Kurita said there was "absolutely no deal" with Ford or with any representative of his campaign, nor had there been any contact between the two campaigns. Asked if she intended to endorse the congressman, she said, "I really haven't even begun to think about that."
Up to this point, GOP Senate candidate Bryant, who represented part of Shelby County as 7th District congressman from 1995 to 2003, has made the most number of visits to Shelby County. But his Republican opponents may be on their way to catching up.
Former 4th District congressman Hilleary, who ran unsuccessfully for governor in 2002 and now serves as GOP national committeeman from Tennessee, made his ritual fly-by "announcement" last Wednesday at the Wilson Air terminal, where Corker had made a similar appearance last month. Although contending for the record that "there's plenty conservative vote to go around," Hilleary made it clear that he'd just as soon fellow conservative Bryant decamped from the race to make for a clearer shot at Corker, widely regarded as more moderate.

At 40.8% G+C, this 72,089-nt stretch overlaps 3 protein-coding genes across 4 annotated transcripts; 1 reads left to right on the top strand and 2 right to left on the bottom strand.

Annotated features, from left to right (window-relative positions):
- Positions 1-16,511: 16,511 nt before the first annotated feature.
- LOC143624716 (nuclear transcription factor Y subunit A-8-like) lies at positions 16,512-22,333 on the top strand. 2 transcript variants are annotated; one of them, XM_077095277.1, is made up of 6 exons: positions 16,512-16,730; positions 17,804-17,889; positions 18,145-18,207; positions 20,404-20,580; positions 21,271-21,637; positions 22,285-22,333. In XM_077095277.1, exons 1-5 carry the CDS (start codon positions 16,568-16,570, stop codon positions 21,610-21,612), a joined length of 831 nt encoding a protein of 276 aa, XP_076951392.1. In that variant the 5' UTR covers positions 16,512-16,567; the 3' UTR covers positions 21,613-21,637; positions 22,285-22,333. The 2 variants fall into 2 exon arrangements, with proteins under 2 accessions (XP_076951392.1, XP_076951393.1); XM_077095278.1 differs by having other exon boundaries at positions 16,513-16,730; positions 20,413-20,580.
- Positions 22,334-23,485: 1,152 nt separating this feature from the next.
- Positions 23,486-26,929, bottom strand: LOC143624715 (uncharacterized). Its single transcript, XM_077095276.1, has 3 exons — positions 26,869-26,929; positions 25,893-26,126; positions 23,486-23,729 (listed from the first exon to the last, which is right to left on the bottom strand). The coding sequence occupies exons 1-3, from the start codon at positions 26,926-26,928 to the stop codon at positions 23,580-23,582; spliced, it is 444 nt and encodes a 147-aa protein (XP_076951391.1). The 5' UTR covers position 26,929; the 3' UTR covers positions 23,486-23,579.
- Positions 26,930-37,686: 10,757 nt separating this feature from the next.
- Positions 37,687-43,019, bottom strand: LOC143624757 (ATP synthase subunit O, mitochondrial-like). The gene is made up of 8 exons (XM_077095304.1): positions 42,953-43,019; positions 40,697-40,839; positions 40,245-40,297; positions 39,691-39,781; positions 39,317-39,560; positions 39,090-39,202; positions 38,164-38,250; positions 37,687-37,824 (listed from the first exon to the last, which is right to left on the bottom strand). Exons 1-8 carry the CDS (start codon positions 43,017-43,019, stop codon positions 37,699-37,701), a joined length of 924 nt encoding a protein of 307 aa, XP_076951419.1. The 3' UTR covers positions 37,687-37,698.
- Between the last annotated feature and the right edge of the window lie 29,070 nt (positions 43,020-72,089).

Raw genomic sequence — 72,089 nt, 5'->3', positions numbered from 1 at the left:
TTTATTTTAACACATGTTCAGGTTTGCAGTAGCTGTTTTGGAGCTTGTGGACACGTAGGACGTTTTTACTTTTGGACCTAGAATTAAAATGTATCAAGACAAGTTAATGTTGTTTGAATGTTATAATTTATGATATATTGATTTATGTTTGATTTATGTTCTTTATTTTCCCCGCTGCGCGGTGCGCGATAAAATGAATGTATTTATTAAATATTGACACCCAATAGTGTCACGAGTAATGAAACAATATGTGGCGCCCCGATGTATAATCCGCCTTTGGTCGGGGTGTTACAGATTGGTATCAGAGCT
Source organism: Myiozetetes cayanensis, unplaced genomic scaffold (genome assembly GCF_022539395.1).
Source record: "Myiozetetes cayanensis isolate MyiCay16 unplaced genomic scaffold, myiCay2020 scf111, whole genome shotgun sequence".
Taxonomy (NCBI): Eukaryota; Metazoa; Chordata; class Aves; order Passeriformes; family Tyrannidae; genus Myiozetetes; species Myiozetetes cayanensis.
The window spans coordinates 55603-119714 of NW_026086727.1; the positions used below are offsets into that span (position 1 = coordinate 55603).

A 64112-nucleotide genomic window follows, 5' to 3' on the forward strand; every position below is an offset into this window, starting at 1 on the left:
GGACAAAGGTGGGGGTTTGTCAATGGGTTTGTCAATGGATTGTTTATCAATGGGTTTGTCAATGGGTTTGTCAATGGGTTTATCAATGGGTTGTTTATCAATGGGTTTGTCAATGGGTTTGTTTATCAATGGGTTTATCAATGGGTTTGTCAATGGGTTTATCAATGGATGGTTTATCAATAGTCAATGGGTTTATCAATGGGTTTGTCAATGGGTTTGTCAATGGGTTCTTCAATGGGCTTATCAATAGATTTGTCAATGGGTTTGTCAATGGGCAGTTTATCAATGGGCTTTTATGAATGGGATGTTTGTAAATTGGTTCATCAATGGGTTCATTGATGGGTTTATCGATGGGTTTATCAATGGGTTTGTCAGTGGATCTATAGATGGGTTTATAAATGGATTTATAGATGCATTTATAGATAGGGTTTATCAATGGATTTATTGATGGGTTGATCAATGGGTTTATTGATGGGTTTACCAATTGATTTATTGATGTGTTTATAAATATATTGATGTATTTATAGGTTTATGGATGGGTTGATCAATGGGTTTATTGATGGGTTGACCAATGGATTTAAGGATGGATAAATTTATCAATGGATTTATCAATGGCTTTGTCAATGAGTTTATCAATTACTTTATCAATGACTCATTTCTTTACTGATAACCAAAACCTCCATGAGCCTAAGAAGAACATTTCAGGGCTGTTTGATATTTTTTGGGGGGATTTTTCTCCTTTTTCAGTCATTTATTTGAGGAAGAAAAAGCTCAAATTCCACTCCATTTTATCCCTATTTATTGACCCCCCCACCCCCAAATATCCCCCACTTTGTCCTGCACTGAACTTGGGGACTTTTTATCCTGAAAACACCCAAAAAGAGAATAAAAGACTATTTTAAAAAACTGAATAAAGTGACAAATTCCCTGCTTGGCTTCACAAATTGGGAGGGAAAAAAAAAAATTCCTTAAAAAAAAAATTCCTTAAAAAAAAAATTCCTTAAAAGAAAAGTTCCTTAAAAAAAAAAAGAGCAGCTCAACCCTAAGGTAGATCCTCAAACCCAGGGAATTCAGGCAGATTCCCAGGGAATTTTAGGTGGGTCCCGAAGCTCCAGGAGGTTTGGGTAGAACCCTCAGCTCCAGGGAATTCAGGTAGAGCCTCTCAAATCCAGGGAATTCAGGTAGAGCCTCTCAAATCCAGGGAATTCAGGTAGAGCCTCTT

In a press release this week, Hilleary bore down on the point, claiming to be leading Bryant in most polls and to have out-raised him financially in the first quarter of 2006, with new receipts of $412,355. For his part, Bryant continued daily e-mail attacks on purported shortcomings of former Chattanooga mayor Corker's administration and released a new Zogby poll showing him with a larger potential lead over Ford than Hilleary.
Corker, who visited Memphis for several days this week, trumpeted his own fund-raising, which showed first-quarter receipts of $772,000 -- more, he said, than the combined amounts of $767,000 collected by Hilleary and Bryant ($335,000).
Another year, another path?